A national data opt-out is applied to confidential patient information at the point it is disclosed for purposes beyond individual care. The most up-to-date national data opt-out must be applied at this point.
A national data opt-out applies to all confidential patient information in relation to the individual in scope, including any historic patient records being disclosed for a specific purpose.
A national data opt-out does not apply retrospectively, meaning it does not need to be applied to data that has already been processed. At the point a particular dataset has been used or released, all patients who have opted out at that time should be removed. Data does not need to be recalled once released or otherwise processed.
A patient may choose to change their opt-out decision at any time and their current choice is respected at any given time, replacing any previous choices made. If a patient has previously opted out, but then subsequently withdraws their opt-out, their confidential patient information (including any historic data) will become available for use beyond their individual care once again. This is true even where the data relates to a period where the patient had previously opted out.
An individual is not able to set a preference that specifically applies to data over a defined period of time, although as described in the NDG Review they can choose to give explicit consent (under common law) for a particular use of their data. For example, a research project or clinical trial.
An organisation is expected to comply with the conditions set out in their data sharing agreements with regards to data retention/destruction and onward sharing of data for future uses. There is no specific requirement for an organisation to remove an individual’s record from data they have already received as a result of an individual’s opt-out preference being changed. However, data sharing agreements may include specific arrangements for the application of the most up-to-date national data opt-out prior to onward sharing if required by the data controller.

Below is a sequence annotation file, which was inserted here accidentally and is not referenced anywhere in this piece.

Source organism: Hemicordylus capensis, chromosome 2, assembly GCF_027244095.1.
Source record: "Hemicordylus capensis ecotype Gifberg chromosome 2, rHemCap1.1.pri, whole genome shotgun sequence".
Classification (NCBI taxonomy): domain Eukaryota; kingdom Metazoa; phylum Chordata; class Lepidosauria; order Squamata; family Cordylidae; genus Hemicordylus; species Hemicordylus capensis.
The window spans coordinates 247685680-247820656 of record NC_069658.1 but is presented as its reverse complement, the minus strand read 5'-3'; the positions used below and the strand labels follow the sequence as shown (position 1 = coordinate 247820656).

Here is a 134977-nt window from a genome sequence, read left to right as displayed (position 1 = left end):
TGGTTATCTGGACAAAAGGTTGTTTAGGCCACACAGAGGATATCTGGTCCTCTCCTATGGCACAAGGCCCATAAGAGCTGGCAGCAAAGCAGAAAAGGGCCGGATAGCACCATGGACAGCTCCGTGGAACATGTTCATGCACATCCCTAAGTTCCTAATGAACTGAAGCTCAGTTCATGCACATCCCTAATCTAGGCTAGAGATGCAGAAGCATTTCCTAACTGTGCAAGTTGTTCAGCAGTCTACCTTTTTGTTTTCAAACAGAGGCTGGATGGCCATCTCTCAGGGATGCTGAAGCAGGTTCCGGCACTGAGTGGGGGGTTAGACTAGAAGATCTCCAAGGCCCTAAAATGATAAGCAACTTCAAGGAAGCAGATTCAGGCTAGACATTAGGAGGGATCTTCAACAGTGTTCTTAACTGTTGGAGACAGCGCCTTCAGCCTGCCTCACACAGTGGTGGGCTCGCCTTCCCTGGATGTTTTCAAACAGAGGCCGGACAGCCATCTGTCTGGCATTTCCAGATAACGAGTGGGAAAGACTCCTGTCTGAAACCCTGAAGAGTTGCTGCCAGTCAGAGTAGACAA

Where the terms of the use of the data (i.e. the specific S.251 approval) covers onward sharing, data controllers should apply the most up to date national data opt-out at this point. For example, an organisation that falls within the definition of health and care organisations set out in Section 4 may receive data from a health and social care provider under S.251 support and the S.251 support also allows this data to be linked with Hospital Episode Statistics (HES) data from NHS Digital. The national data opt-out would be applied at the point that the original data is disclosed from the health and social care provider to the organisation but it should also be applied at the point of disclosure to NHS Digital and also by NHS Digital when the linked data is returned to the research organisation.